‘Tis the Season for Ed Leadership Renewal

Part of the distinction in being named a 2018 NASSP Digital Principal of the Year is the opportunity to be part of a McKinsey leadership program. This internationally renowned company is “the trusted advisor and counselor to many of the world’s most influential businesses and institutions.” In Part I of the McKinsey Academy, I am part of a cohort that began with 26 educators from around the globe. My subgroup is small: it’s simply Renita from Durham and me.

We’ve met digitally many times in past month and, as a group, developed partnerships to investigate better ways of managing effective teams. One dimension is renewal that includes not only taking time to rest and recover, but also to reflect and respond.

Driving home yesterday, I started to think about the importance of renewal in my own job as a high school principal. I am in my 15th consecutive year as the building principal of Joseph Case High School—what do I do to renew myself?

The most obvious answer is to surround yourself with children. Administrators who have lost their direction need to return to the classroom, the cafeteria, the gymnasium, the auditorium—wherever children are in your building—and reconnect. By bearing witness to their academics, their school socialization, their athleticism, and their artistry, these young spirits will recalibrate your day.

But how can you renew professionally? The answer might be literally and digitally within your reach. Although I am a connected educator, each one of these renewals depends on people, not only the company that you keep on a day-to-day basis, but the collection of professionals you can collect via social media: your PLN, or as many refer to it online these days, your “tribe” of like-minded, uber-curious, and growth mindset-guided brothers and sisters who are living it every day.

And as I read in a recent series of posts on Twitter, you have to find your tribe. Here are three ways you can reconnect, recalibrate and renew on your own time:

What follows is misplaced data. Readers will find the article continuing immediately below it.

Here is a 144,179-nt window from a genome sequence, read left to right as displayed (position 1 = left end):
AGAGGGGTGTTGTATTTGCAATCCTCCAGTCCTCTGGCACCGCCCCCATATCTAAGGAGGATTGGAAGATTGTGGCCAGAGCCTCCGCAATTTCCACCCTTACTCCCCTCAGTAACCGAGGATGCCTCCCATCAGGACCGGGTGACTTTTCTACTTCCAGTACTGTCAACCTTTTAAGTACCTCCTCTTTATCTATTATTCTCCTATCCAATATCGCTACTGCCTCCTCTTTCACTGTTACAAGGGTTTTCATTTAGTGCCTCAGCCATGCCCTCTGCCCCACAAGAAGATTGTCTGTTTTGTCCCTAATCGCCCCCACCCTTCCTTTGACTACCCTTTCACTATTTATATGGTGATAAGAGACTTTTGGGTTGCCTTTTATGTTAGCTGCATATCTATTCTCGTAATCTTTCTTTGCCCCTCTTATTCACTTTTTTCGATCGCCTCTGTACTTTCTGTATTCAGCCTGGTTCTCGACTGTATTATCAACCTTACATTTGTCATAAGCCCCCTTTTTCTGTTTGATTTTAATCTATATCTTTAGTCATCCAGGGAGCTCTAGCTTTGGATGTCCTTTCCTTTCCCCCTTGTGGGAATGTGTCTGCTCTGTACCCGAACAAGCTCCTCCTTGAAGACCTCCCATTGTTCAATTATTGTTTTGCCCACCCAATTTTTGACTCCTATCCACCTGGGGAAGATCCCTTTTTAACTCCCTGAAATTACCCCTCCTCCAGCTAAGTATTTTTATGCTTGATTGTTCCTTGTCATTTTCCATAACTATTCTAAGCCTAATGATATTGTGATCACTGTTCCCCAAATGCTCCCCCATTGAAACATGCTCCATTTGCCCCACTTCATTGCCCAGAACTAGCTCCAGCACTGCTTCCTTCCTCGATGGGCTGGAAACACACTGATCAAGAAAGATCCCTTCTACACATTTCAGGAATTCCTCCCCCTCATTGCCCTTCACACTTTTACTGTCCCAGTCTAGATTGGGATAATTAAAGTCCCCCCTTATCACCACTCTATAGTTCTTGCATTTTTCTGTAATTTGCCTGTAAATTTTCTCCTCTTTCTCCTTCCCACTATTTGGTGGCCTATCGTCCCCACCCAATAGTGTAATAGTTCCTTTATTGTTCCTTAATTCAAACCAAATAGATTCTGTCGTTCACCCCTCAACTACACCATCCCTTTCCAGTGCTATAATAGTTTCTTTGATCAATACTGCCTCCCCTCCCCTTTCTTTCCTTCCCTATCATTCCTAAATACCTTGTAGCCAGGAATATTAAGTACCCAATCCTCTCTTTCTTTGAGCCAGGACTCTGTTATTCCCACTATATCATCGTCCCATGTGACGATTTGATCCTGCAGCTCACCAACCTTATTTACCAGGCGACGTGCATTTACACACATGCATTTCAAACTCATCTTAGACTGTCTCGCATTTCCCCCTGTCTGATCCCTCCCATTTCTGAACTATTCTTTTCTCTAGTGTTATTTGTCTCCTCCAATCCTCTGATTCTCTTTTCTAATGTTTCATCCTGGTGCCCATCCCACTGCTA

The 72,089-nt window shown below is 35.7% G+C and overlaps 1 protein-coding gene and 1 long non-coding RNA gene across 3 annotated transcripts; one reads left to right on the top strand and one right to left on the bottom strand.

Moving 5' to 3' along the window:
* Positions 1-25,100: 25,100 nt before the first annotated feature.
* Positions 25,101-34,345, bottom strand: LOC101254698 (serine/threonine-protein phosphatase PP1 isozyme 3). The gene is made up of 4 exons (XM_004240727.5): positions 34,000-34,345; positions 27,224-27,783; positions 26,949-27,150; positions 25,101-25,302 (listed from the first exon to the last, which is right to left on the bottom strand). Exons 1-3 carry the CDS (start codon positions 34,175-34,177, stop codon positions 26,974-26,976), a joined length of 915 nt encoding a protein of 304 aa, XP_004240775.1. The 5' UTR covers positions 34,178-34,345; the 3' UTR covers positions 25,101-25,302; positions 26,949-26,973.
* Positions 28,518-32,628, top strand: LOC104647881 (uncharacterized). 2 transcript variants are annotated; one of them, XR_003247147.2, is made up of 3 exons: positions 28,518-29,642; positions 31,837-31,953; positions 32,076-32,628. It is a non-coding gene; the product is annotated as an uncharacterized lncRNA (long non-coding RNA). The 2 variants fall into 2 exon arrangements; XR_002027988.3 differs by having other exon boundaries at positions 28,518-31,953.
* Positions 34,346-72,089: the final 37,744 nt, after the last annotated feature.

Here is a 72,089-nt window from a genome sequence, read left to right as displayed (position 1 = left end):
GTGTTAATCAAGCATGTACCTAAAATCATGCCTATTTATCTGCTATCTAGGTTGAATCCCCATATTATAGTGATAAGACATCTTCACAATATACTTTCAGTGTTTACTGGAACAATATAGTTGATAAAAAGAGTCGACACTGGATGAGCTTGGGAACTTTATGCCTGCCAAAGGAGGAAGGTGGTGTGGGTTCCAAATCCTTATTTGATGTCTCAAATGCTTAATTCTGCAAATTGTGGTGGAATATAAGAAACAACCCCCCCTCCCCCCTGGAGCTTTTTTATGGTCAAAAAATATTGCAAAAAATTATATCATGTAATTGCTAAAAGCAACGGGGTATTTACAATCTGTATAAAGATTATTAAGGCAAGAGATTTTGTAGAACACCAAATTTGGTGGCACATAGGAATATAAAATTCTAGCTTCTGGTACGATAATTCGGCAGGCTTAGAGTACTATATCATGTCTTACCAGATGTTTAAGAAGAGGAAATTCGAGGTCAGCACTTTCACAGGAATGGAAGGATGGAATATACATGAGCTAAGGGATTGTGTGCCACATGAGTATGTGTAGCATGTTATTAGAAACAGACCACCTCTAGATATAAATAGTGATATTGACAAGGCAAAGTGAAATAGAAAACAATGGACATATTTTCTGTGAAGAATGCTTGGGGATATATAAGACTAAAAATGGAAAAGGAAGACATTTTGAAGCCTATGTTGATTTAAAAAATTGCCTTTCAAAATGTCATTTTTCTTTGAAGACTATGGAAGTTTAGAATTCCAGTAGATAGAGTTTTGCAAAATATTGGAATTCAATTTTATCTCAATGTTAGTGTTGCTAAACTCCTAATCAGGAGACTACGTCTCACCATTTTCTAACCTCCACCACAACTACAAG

Join an edchat. There are virtually hundreds of edchats that go on across the nation and the globe that are dedicated to a specific niche of being an educator today. I start each school morning at 5:30 a.m., with a rapid-fire, 15-minute, one-question chat called #bfc530 (bfc = breakfast club). My #bfc530 chums are K–12 educators, teachers, and leaders—both novice and professionally seasoned.

I begin my morning in a reflective, sharing mode over Icelandic yogurt and fruit. Most of all, I am often inspired to begin my school day positively and having stretched myself just a little. Extra points when you meet one of your tribe face to face whom you only have known digitally.

Revisit the edcamp model. I went to my first edcamp about five years ago, and it really changed my perspective on the taking control of our own professional development—cost-free—within our own communities. So many of us have been a part of and later facilitated subsequent edcamps for our own schools. But when was the last time you simply attended an event without being the organizer?

Just last weekend, I was a part of #EdCampSEmass, and it again ignited a passion in me because I was surrounded in person with like-minded people who yearned to be better tomorrow. Extra credit if you share your day’s journey on social media.

Read the last 20 posts in your Twitter feed. Take a step back and reflect on one fresh perspective. Retweet with a comment to show your gratitude. Small acts of digital kindness on social media have the potential to give you the dopamine rush equivalent of a hug. Extra credit if you embrace a new follower.

December brings all sorts of seasonal pressure—school leaders are not immune. But a few simple digital reminders may help you find the strength to begin the new year renewed.

To all my PLN, my tribe, thank you for refilling my spirit in my quest to be an even more awesome leader tomorrow.

Brian McCann is a 2018 NASSP Digital Principal of the Year. He graduated from Joseph Case High School in Swansea, MA, in 1980, where he now serves as principal. Follow him on Twitter @casehighprinc.

Leave a Comment

Your email address will not be published.